Based on the above-described design of a radar fill-level sensing device, the stated objective is achieved in that the ground conductor features a first segment, a radial stub and a second segment, that the length of the first segment essentially corresponds to one quarter of the predefined wavelength of the radar signals, that the radial stub extends from the end of the first segment, that the second segment connects to the end of the first segment and to the radial stub, and that the second segment is grounded.
Thus, as a key feature of the invention, the first segment of the ground conductor does not lead straight to ground but is provided with a radial stub, a planar fantail-like conductor structure essentially in the form of a quarter circle that may be part of a microstrip circuit. A radial stub of that kind works much like a filter, essentially producing a blocking capacitance for high frequencies. What this means is that providing the end of the first segment of the ground conductor with a radial stub produces a “virtual ground” for high frequencies, essentially leaving behind the radial stub nothing but DC components that are then grounded in conventional fashion for instance via through-contacts, to a grounding layer on the other side of the board.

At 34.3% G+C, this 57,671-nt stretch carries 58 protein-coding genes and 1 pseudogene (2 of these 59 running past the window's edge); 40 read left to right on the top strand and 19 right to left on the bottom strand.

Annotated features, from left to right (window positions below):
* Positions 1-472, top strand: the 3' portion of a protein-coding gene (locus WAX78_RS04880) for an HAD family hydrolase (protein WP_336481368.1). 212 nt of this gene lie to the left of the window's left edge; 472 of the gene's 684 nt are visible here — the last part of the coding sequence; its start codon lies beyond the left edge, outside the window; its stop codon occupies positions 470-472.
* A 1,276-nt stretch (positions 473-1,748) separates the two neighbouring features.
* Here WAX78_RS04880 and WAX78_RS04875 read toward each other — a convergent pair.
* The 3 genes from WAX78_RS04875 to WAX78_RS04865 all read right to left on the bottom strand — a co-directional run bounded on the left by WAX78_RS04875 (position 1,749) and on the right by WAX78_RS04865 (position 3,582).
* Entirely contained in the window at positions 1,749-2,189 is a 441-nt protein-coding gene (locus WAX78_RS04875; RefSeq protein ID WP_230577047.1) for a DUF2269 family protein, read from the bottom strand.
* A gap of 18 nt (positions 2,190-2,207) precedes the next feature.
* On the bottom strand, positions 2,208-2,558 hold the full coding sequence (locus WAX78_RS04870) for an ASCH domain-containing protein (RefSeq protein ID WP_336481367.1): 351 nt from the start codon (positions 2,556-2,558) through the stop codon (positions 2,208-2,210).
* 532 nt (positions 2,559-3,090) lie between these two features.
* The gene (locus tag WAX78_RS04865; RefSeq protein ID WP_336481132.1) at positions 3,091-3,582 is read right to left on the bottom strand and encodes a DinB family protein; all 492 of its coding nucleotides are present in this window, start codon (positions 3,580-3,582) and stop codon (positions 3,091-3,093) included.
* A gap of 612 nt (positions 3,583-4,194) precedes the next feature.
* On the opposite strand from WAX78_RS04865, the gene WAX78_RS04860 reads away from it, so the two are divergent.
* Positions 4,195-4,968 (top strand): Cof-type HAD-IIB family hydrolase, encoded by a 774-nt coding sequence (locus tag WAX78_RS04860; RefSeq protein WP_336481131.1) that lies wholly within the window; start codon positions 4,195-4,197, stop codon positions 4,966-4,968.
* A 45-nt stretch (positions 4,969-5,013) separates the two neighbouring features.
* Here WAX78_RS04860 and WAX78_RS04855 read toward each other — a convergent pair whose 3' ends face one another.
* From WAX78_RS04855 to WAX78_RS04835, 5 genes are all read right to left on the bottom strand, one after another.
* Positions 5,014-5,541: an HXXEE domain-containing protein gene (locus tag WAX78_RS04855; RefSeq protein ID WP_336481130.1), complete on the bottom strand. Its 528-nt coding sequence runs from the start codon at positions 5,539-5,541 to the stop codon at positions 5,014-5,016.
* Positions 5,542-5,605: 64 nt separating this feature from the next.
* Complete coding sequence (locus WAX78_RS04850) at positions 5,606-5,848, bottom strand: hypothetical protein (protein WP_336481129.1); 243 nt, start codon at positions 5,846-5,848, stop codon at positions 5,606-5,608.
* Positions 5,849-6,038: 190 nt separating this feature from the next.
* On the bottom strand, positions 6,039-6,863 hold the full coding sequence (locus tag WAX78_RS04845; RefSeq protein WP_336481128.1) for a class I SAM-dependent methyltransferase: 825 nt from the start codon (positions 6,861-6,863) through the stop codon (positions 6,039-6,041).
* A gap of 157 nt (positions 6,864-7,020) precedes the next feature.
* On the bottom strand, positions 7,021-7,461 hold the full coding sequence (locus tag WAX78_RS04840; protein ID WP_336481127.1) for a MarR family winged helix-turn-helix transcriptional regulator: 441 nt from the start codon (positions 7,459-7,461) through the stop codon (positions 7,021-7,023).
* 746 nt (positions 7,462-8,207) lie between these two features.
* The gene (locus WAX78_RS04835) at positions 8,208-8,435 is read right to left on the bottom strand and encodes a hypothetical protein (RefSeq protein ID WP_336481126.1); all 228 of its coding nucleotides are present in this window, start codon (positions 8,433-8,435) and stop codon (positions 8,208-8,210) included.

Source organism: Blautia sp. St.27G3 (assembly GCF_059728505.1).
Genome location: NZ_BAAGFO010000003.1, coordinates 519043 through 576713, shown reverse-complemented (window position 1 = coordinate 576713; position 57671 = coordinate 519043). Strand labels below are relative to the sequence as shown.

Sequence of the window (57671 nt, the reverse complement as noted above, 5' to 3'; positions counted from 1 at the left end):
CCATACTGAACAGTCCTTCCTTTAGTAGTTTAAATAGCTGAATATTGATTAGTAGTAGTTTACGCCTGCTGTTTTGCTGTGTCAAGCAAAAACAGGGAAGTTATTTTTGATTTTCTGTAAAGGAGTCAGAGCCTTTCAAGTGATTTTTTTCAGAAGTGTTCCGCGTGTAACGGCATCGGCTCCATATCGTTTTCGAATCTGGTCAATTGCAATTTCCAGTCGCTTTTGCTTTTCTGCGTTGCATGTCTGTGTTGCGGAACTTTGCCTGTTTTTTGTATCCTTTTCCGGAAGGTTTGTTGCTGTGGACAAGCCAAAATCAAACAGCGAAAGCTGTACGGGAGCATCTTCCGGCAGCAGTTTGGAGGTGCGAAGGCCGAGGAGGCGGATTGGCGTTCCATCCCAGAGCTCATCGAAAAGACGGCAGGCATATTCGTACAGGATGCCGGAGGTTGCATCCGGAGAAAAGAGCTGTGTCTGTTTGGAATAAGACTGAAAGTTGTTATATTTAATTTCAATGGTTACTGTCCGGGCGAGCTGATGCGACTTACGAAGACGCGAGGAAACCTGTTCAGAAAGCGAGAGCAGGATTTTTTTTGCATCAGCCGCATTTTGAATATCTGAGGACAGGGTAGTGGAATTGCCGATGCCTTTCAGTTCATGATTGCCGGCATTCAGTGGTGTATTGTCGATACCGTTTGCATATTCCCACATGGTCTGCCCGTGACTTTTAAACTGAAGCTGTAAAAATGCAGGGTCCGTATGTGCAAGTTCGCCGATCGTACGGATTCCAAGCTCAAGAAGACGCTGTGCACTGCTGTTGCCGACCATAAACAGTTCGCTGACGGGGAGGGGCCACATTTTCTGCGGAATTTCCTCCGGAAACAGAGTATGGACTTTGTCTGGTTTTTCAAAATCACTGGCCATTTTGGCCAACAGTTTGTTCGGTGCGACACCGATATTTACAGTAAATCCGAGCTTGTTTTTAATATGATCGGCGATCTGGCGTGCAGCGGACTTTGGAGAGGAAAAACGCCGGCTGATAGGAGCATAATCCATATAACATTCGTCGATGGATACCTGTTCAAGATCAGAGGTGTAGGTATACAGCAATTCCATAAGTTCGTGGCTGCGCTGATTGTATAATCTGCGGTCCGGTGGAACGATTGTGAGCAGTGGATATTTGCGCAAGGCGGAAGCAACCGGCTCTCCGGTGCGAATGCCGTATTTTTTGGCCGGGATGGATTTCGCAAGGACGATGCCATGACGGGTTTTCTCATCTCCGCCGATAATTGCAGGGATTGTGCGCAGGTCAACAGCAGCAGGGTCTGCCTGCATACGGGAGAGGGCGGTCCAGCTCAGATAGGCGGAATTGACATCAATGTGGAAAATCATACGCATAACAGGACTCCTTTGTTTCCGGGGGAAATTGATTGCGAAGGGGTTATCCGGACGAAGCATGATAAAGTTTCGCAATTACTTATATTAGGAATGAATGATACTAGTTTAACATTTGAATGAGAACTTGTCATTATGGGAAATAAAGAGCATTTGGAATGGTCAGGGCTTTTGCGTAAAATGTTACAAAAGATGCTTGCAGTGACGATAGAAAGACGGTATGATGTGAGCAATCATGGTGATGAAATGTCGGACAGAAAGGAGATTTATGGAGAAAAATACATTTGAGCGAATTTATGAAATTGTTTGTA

Specifically, in a preferred embodiment of the invention, the tip of the radial stub is in contact with the end of the first segment and the beginning of the second segment. Also, in a preferred embodiment of the invention, the radius of the radial stub essentially corresponds to one quarter of the predefined wavelength or is slightly less than one quarter of the predefined wavelength.